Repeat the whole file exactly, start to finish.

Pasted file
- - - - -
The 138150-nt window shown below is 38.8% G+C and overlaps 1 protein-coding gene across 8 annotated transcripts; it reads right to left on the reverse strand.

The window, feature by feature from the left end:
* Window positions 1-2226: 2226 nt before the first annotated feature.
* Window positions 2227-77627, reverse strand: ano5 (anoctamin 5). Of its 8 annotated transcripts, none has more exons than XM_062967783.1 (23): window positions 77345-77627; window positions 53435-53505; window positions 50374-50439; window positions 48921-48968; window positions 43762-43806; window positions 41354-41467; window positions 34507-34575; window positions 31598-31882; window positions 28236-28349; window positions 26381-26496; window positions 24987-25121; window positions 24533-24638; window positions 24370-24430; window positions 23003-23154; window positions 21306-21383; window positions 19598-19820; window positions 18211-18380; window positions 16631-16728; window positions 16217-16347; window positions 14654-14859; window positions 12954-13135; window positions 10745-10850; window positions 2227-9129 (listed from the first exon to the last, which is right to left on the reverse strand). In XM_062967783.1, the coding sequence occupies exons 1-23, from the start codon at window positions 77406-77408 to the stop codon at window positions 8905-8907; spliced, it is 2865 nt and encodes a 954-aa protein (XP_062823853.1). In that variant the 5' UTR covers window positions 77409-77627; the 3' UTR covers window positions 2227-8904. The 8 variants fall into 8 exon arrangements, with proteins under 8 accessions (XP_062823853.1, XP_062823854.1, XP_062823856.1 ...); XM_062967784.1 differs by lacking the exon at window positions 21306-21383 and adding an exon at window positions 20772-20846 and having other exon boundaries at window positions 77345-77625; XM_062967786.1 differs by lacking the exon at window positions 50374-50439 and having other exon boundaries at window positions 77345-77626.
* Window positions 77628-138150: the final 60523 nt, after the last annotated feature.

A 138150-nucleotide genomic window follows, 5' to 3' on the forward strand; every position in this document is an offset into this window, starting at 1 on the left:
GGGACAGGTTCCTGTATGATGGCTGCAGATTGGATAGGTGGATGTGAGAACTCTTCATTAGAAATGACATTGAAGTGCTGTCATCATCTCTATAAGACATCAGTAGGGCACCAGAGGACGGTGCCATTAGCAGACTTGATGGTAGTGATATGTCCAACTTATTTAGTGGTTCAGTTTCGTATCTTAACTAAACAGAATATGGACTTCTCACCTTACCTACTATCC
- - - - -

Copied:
The 138150-nt window shown below is 38.8% G+C and overlaps 1 protein-coding gene across 8 annotated transcripts; it reads right to left on the reverse strand.

The window, feature by feature from the left end:
* Window positions 1-2226: 2226 nt before the first annotated feature.
* Window positions 2227-77627, reverse strand: ano5 (anoctamin 5). Of its 8 annotated transcripts, none has more exons than XM_062967783.1 (23): window positions 77345-77627; window positions 53435-53505; window positions 50374-50439; window positions 48921-48968; window positions 43762-43806; window positions 41354-41467; window positions 34507-34575; window positions 31598-31882; window positions 28236-28349; window positions 26381-26496; window positions 24987-25121; window positions 24533-24638; window positions 24370-24430; window positions 23003-23154; window positions 21306-21383; window positions 19598-19820; window positions 18211-18380; window positions 16631-16728; window positions 16217-16347; window positions 14654-14859; window positions 12954-13135; window positions 10745-10850; window positions 2227-9129 (listed from the first exon to the last, which is right to left on the reverse strand). In XM_062967783.1, the coding sequence occupies exons 1-23, from the start codon at window positions 77406-77408 to the stop codon at window positions 8905-8907; spliced, it is 2865 nt and encodes a 954-aa protein (XP_062823853.1). In that variant the 5' UTR covers window positions 77409-77627; the 3' UTR covers window positions 2227-8904. The 8 variants fall into 8 exon arrangements, with proteins under 8 accessions (XP_062823853.1, XP_062823854.1, XP_062823856.1 ...); XM_062967784.1 differs by lacking the exon at window positions 21306-21383 and adding an exon at window positions 20772-20846 and having other exon boundaries at window positions 77345-77625; XM_062967786.1 differs by lacking the exon at window positions 50374-50439 and having other exon boundaries at window positions 77345-77626.
* Window positions 77628-138150: the final 60523 nt, after the last annotated feature.

A 138150-nucleotide genomic window follows, 5' to 3' on the forward strand; every position in this document is an offset into this window, starting at 1 on the left:
GGGACAGGTTCCTGTATGATGGCTGCAGATTGGATAGGTGGATGTGAGAACTCTTCATTAGAAATGACATTGAAGTGCTGTCATCATCTCTATAAGACATCAGTAGGGCACCAGAGGACGGTGCCATTAGCAGACTTGATGGTAGTGATATGTCCAACTTATTTAGTGGTTCAGTTTCGTATCTTAACTAAACAGAATATGGACTTCTCACCTTACCTACTATCC